London high-rise fire points to need for greater clarity and communication

In the early morning of June 14, 2017, a simple kitchen fire spread quickly across the Grenfell Tower, a 24-story residential building in West London, consuming the structure and killing 71 people.

The tragedy sent shockwaves throughout the construction industry not just in England but around the world.

“It’s certainly been a wakeup call,” said Alastair Soane, Ph.D., C.Eng, director of Structural Safety UK. “Some of the issues that have been highlighted have of course been recognized by those of us in the safety industry for some years. But it takes a tragedy for these things to be more widely acknowledged. It’s taken a tragedy to call attention to some of the safety work that we and others do.”

While the government’s inquiry into the construction issues specific to the Grenfell Tower continues, a published report helmed by Dame Judith Hackitt, “Independent Review of Building Regulations and Fire Safety,” sounded an alarm about the entire system of how buildings are designed, constructed, operated, and regulated in the United Kingdom.

The Hackitt Report describes a UK system of high-rise and complex buildings in need of clarity. The recommendations include the need for a stronger regulatory framework, a responsive system in place to give voice to residents’ concerns, and more clearly defined safety roles and responsibilities.

Soane was a contributor to the Hackitt Report and recently participated in a roundtable discussion about the fire at ASCE’s 2019 Structures Congress.

“One of the recommendations that have come out is that there should be a golden thread that connects all of the information from the client through the designers through the regulators through the contractors and ultimately to the residents of buildings,” Soane said. “So that information flows through all those parties on a continuous and recorded basis.”

Information flow has been a passion of Soane’s for more than a decade. He worked to establish CROSS – Confidential Reporting On Structural Safety – a system of safety reporting designed to collect and share lessons learned. It won’t save the lives lost in the Grenfell Tower tragedy, but it just might prevent the next disaster.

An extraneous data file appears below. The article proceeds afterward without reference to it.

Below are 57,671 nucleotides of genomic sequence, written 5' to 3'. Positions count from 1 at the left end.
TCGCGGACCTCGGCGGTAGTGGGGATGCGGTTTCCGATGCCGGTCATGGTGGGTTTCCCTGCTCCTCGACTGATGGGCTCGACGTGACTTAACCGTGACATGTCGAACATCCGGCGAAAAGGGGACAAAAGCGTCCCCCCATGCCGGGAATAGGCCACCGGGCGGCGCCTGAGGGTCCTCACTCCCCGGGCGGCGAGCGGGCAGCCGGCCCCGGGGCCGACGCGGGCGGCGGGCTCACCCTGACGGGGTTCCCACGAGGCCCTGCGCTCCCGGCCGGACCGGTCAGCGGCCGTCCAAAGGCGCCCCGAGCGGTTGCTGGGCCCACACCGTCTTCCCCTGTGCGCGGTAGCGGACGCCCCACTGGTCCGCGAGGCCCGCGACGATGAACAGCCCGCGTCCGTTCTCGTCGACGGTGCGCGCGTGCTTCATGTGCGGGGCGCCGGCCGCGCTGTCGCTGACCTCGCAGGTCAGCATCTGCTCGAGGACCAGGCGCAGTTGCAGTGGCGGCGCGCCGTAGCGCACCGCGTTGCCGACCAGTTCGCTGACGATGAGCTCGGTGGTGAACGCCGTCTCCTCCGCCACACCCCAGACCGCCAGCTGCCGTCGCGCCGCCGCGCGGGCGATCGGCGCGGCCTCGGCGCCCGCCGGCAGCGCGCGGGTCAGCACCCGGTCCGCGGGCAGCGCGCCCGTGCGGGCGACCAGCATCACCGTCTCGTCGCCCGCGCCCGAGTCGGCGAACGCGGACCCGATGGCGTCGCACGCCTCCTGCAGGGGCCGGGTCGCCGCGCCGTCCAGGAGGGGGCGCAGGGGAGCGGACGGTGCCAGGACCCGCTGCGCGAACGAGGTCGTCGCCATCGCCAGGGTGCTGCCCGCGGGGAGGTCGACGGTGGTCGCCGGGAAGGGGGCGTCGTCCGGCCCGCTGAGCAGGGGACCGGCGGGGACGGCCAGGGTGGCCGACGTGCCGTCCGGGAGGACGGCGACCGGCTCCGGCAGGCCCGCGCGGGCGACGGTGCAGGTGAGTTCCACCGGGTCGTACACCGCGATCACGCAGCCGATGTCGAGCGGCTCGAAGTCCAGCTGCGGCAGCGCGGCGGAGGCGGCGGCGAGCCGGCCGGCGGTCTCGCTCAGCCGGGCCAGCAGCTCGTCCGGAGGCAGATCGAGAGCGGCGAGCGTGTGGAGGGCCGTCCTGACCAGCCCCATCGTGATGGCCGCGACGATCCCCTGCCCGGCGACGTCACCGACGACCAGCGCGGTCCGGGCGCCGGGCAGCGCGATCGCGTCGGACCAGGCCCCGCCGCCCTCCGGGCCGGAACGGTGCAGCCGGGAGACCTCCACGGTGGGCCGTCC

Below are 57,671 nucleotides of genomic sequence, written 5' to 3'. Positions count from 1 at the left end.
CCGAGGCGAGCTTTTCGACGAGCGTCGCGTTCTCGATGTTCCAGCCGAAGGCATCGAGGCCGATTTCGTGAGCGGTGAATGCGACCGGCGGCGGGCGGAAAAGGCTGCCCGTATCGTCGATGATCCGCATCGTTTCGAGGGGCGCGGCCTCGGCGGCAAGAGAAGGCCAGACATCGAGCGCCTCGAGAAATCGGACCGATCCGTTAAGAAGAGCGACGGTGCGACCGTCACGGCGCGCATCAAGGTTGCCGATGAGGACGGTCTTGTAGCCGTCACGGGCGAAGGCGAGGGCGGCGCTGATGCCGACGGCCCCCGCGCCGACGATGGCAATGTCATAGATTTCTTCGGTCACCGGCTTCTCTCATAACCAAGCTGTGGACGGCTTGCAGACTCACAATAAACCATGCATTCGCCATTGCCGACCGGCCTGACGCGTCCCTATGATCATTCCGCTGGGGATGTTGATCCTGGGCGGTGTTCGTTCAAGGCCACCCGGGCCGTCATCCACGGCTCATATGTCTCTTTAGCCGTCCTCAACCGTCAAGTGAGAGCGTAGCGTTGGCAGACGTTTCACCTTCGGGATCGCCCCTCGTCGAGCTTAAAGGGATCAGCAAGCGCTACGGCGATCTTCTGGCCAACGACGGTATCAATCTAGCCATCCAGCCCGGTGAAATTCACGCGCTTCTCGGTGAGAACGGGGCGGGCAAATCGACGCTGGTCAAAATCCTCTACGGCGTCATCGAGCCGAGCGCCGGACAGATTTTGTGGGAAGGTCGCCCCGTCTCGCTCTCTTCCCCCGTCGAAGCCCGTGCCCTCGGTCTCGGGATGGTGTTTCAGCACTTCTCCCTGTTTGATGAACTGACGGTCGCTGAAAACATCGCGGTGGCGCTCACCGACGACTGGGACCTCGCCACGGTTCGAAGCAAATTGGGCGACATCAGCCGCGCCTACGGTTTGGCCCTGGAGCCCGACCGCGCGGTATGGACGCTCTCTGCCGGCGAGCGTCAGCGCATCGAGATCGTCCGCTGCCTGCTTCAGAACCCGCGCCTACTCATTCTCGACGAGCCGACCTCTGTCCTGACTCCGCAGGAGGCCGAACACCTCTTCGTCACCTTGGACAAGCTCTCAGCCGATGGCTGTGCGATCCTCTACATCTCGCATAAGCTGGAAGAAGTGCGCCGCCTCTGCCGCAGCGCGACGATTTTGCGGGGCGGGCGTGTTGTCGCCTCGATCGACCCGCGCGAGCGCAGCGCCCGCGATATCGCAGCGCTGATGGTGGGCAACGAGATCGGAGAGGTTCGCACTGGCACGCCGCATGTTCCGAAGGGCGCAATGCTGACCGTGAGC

“Often when there is a disaster, people ask, ‘Why wasn’t this highlighted before? Why didn’t we know this was happening?’” Soane said.

“So, in Structural-Safety, we look for precursors.  We collect information particularly from confidential reports, and then process it in order to let people know in the industry that there are issues, without blaming anybody. We think it’s helping to improve safety. That’s what we do.”

Alastair Soane’s Four Key Points of Reflective Thinking on the Grenfell Tower Fire

1. Consider risks of both known and unforeseen events

The unknown unknowns are crucial to assessing where the next potential risk will come from.

2. Consider the risks of unexpected consequences

A bolt might fail on a component, and there is little damage and nothing much happens. But if it fails on a tower crane, and the crane falls on a live railway, the consequences are enormous.

3. Review risk when circumstances change

New materials, new forms of construction, emerging technologies are good, but a reflective-thinking engineer will look and decide if those changes have risks and whether those risks have been properly managed.

4. Release safety-critical information that could help others

If you know something that will help your colleagues, then there are mechanisms for letting people know.

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  1. i believe that detailed information related to any structure failure should be communicated to designers, contractors, building officials, building code committees and last, but not least, government leaders, politicians. Unfortunately, the almighty dollar seems to have precedence over common sense and good, practical engineering. Will it ever change?
    Larry G. Mrazek, P.E., S.E.


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